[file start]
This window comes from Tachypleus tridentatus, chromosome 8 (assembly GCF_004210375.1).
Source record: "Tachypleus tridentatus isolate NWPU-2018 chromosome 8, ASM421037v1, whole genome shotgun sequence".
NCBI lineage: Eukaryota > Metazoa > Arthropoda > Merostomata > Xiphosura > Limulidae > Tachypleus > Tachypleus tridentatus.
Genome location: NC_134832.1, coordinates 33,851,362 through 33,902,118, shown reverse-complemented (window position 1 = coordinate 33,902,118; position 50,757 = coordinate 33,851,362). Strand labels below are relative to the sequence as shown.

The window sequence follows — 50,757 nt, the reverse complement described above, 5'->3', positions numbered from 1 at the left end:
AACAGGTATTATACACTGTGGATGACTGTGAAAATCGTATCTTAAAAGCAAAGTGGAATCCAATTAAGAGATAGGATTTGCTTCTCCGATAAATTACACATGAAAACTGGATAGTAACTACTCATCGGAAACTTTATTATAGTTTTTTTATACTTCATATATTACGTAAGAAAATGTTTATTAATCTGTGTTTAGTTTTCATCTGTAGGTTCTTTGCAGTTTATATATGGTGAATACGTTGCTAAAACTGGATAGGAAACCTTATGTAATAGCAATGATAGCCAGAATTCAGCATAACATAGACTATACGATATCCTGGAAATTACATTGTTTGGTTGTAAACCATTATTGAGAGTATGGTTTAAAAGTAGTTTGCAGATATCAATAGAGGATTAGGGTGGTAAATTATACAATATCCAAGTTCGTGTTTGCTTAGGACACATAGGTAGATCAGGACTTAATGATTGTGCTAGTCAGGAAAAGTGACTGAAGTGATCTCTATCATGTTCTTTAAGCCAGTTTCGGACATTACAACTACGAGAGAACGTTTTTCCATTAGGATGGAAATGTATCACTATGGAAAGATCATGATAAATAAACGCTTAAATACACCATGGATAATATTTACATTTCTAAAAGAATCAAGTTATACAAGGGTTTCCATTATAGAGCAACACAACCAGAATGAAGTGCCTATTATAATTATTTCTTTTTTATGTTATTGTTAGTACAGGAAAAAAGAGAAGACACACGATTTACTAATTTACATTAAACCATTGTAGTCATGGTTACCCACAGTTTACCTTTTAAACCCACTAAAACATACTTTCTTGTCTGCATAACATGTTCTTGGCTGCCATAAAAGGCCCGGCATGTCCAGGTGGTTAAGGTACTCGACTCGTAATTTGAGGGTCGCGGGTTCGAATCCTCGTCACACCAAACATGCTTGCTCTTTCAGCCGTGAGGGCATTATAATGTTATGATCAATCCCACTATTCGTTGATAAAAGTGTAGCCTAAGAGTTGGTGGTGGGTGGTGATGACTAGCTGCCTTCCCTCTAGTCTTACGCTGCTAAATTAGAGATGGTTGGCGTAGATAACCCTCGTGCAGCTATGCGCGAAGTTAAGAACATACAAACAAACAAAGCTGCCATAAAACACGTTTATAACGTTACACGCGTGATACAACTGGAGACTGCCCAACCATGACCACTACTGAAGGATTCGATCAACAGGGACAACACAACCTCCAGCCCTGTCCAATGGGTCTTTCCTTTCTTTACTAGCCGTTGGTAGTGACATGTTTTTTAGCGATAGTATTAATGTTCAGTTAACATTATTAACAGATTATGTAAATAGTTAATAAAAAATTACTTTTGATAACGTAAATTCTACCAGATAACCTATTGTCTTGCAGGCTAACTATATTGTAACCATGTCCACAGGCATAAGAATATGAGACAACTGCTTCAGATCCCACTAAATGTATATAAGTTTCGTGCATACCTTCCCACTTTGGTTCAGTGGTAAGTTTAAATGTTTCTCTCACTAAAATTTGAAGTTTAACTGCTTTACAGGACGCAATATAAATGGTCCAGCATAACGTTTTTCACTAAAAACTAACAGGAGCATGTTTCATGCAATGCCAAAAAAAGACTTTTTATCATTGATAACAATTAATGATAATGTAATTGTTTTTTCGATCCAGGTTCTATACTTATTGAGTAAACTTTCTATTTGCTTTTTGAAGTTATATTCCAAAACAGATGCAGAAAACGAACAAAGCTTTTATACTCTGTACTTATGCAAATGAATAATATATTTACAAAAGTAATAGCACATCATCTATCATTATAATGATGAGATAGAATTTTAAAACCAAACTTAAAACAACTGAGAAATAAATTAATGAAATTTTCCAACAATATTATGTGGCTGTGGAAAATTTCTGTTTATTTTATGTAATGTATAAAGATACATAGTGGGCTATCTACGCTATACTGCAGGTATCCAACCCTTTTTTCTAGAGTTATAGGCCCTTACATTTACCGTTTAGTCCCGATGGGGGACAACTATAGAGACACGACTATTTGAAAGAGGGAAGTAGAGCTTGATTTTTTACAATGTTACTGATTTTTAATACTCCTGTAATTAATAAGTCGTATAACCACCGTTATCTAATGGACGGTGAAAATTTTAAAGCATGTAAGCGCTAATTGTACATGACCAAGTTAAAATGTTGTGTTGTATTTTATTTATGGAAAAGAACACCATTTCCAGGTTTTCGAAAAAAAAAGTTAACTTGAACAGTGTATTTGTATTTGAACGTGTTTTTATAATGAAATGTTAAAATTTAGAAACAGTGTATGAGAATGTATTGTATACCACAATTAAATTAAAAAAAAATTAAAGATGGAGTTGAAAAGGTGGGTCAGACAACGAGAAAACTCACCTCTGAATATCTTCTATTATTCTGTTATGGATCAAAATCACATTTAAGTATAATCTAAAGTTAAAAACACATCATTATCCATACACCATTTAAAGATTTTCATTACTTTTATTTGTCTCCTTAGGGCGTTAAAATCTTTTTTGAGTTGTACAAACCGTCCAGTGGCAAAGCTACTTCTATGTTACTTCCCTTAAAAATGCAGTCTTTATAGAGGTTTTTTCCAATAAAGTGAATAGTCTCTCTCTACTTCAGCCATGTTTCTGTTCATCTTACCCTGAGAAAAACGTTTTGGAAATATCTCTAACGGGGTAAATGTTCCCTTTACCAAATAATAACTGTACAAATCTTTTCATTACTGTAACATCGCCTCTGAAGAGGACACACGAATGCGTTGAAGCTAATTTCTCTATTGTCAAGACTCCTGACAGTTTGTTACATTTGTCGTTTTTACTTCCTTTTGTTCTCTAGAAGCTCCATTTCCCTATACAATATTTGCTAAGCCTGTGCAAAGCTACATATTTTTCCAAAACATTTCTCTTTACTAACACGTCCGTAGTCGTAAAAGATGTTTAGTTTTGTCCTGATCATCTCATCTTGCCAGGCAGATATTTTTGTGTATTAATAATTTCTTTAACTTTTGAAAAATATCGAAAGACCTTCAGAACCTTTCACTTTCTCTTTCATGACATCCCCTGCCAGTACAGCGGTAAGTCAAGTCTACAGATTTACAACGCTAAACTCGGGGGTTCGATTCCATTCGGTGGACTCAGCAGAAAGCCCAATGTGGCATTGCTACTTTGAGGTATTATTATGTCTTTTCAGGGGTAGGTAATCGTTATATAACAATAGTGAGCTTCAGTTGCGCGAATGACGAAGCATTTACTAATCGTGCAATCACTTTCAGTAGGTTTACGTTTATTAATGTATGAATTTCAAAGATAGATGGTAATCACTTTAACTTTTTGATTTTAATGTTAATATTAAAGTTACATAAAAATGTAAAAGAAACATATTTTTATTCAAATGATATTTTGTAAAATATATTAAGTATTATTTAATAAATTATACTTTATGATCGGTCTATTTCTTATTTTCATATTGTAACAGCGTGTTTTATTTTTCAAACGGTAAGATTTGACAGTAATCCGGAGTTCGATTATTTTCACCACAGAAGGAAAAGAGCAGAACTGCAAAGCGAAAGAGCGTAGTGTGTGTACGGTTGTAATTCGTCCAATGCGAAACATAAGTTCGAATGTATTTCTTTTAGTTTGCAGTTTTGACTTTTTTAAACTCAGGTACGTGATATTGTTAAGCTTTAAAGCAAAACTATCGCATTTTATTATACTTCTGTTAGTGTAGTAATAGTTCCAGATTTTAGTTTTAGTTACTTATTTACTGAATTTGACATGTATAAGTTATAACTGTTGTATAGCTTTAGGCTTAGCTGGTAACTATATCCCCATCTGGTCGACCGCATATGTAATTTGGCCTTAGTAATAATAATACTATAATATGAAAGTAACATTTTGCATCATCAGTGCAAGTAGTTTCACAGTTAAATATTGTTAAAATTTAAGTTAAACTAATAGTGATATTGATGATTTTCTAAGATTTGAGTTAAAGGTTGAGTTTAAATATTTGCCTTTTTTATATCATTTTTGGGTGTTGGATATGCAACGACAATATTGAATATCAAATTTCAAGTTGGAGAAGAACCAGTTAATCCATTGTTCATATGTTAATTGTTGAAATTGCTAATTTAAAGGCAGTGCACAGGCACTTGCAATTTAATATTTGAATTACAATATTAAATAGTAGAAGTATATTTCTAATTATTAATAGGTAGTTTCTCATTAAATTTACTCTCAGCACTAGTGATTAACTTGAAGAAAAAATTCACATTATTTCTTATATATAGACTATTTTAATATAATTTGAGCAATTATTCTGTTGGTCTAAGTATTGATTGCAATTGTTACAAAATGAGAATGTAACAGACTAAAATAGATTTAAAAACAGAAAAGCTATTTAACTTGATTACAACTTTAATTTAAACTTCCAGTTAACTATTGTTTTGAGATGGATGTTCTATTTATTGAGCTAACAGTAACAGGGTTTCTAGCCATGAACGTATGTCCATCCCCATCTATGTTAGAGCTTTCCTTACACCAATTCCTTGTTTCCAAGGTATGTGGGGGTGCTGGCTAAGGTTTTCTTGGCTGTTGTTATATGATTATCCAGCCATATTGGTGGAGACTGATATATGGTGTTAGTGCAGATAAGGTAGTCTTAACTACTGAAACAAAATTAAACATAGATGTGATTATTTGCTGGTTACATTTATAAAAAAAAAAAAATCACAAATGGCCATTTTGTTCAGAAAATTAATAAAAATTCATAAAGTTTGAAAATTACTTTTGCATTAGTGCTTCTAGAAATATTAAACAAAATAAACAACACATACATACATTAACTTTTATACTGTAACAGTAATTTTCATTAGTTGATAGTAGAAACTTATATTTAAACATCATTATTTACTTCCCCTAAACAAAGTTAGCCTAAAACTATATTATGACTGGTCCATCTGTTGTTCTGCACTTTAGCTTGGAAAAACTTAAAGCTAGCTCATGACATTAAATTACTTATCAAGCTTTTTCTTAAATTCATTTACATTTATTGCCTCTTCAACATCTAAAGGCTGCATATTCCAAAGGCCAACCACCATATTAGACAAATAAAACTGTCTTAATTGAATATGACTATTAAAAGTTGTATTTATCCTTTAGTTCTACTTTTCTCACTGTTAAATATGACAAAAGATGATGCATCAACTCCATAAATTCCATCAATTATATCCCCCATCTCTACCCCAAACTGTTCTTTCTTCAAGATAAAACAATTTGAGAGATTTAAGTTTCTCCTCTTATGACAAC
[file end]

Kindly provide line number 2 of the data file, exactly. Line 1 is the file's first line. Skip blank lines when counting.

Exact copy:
Source record: "Tachypleus tridentatus isolate NWPU-2018 chromosome 8, ASM421037v1, whole genome shotgun sequence".